Lackey felt he had good stuff, but may try a different tactic in his next outing, especially when he gets ahead of a batter with two strikes.
"I felt really good," Lackey said. "I had pretty good stuff for the most part. That inning they scored a couple runs [in the fourth], little things added up on me. The last one, three-run homer first pitch action got me."
Votto goes deep: It was a two-hit night for Votto, who came in 1-for-his-last 22 and hadn't had a multi-hit game since April 11. During the big sixth inning, he followed Suarez with a single to center field. His two-run homer to right field was his second of the season and first since April 15 vs. St. Louis.
"I've got to keep working, man. The only conclusion I've come to after all these years of playing, you have to be fundamentally sound. You have to make good decisions and you've got to repeat that over and over and over as often as possible. The guys that do that the most are usually the best players."
Muscle: Of his nine at-bats in the first two games of the series, Addison Russell had hit hard line drives, but right at people. With two outs in the second, he finally hit a ball the Reds couldn't get, launching his second home run of the season. Russell's throwing error in the fourth led to a Reds' run, but he made up for it with a perfect relay to get Phillips at third in that same inning.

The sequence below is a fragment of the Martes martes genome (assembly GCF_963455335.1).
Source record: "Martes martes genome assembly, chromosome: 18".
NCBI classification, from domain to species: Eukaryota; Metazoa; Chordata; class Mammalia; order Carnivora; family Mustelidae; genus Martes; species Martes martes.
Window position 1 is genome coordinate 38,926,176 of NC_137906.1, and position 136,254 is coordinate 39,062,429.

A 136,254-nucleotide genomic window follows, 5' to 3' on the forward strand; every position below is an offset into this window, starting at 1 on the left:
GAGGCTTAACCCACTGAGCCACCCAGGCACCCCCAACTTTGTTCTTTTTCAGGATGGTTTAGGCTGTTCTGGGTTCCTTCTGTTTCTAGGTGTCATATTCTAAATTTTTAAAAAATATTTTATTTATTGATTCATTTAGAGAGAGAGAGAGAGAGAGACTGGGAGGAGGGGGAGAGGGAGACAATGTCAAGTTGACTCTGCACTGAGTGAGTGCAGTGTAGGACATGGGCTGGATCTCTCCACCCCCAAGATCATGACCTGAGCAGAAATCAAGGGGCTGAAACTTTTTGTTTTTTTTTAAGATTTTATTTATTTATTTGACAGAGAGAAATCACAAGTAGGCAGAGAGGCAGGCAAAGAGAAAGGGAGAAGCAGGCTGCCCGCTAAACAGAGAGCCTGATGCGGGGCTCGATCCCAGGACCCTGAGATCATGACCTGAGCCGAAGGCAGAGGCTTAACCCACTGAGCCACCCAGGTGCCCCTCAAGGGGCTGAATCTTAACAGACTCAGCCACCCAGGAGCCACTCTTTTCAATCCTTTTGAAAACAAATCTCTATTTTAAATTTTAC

"A guy like Eugenio, you get a guy like him and he plays well and does good things for us. Those are the sort of surprises that organizations need to have big futures. Todd [Frazier] left and he's a player that is at the level that an organization would miss because he plays at such a high level. For Eugenio to be playing and hitting the way he's hitting, it's very, very important to us. I don't think we'd be 9-9 right now. Not only has he had big situational hits, he's been very, very consistent offensively." --- Votto, on Suarez this season
"There was nothing wrong with the stuff. I threw the ball well. I think I had four two-strike hits. There's ways to rectify that." -- Lackey on his outing, saying sometimes pitchers can throw too many strikes
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Saturday marked the Cubs' first loss in 13 games in which they scored at least four runs. The Reds' runs were a season high by an opponent as well; the previous high was six runs.
WHAT'S NEXT Cubs:Jason Hammel will close the Cubs' series against the Reds on Sunday. The right-hander is coming off a win against the Cardinals in which he helped himself, hitting a two-run single. He has given up one or zero runs in six innings in each of his first three starts. First pitch will be 12:10 p.m. CT from Great American Ball Park.
Reds: After being skipped from his last start because of right biceps tendinitis, Alfredo Simon has been cleared to return and start vs. the Cubs in the 1:10 p.m. ET series finale on Sunday. The last time he faced the Cubs at Wrigley Field on April 13, Simon lasted a career-low 2/3 of an inning with five runs allowed while throwing 49 pitches